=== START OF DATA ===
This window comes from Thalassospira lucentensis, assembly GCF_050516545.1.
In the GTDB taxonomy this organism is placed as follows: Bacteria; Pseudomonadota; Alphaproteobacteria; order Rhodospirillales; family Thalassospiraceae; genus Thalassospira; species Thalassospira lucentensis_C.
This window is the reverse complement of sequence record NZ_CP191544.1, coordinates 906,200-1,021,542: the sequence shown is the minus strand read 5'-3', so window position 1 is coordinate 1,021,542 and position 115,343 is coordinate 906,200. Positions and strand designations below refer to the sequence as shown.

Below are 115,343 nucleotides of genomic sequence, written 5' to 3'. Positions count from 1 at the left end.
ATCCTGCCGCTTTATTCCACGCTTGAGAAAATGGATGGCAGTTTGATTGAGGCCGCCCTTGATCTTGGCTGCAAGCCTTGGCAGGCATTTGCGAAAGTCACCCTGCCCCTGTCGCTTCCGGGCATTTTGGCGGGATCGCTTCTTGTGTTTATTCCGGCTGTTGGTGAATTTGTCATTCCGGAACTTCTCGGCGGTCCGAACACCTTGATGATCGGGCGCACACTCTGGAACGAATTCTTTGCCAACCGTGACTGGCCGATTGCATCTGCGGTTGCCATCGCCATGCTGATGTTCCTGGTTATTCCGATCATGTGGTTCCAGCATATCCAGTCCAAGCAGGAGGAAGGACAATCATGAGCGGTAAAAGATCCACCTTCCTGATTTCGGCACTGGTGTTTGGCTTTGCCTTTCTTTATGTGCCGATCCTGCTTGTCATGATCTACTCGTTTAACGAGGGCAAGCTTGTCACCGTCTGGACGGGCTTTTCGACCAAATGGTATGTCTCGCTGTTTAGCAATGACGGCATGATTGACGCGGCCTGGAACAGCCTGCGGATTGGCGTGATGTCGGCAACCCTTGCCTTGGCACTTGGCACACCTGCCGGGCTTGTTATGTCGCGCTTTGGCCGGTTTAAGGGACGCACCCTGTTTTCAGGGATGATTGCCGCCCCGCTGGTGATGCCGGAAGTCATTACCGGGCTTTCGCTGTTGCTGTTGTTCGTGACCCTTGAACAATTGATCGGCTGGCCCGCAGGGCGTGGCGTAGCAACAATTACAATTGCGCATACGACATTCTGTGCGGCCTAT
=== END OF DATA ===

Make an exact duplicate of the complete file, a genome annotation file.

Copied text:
This window comes from Thalassospira lucentensis, assembly GCF_050516545.1.
In the GTDB taxonomy this organism is placed as follows: Bacteria; Pseudomonadota; Alphaproteobacteria; order Rhodospirillales; family Thalassospiraceae; genus Thalassospira; species Thalassospira lucentensis_C.
This window is the reverse complement of sequence record NZ_CP191544.1, coordinates 906,200-1,021,542: the sequence shown is the minus strand read 5'-3', so window position 1 is coordinate 1,021,542 and position 115,343 is coordinate 906,200. Positions and strand designations below refer to the sequence as shown.

Below are 115,343 nucleotides of genomic sequence, written 5' to 3'. Positions count from 1 at the left end.
ATCCTGCCGCTTTATTCCACGCTTGAGAAAATGGATGGCAGTTTGATTGAGGCCGCCCTTGATCTTGGCTGCAAGCCTTGGCAGGCATTTGCGAAAGTCACCCTGCCCCTGTCGCTTCCGGGCATTTTGGCGGGATCGCTTCTTGTGTTTATTCCGGCTGTTGGTGAATTTGTCATTCCGGAACTTCTCGGCGGTCCGAACACCTTGATGATCGGGCGCACACTCTGGAACGAATTCTTTGCCAACCGTGACTGGCCGATTGCATCTGCGGTTGCCATCGCCATGCTGATGTTCCTGGTTATTCCGATCATGTGGTTCCAGCATATCCAGTCCAAGCAGGAGGAAGGACAATCATGAGCGGTAAAAGATCCACCTTCCTGATTTCGGCACTGGTGTTTGGCTTTGCCTTTCTTTATGTGCCGATCCTGCTTGTCATGATCTACTCGTTTAACGAGGGCAAGCTTGTCACCGTCTGGACGGGCTTTTCGACCAAATGGTATGTCTCGCTGTTTAGCAATGACGGCATGATTGACGCGGCCTGGAACAGCCTGCGGATTGGCGTGATGTCGGCAACCCTTGCCTTGGCACTTGGCACACCTGCCGGGCTTGTTATGTCGCGCTTTGGCCGGTTTAAGGGACGCACCCTGTTTTCAGGGATGATTGCCGCCCCGCTGGTGATGCCGGAAGTCATTACCGGGCTTTCGCTGTTGCTGTTGTTCGTGACCCTTGAACAATTGATCGGCTGGCCCGCAGGGCGTGGCGTAGCAACAATTACAATTGCGCATACGACATTCTGTGCGGCCTAT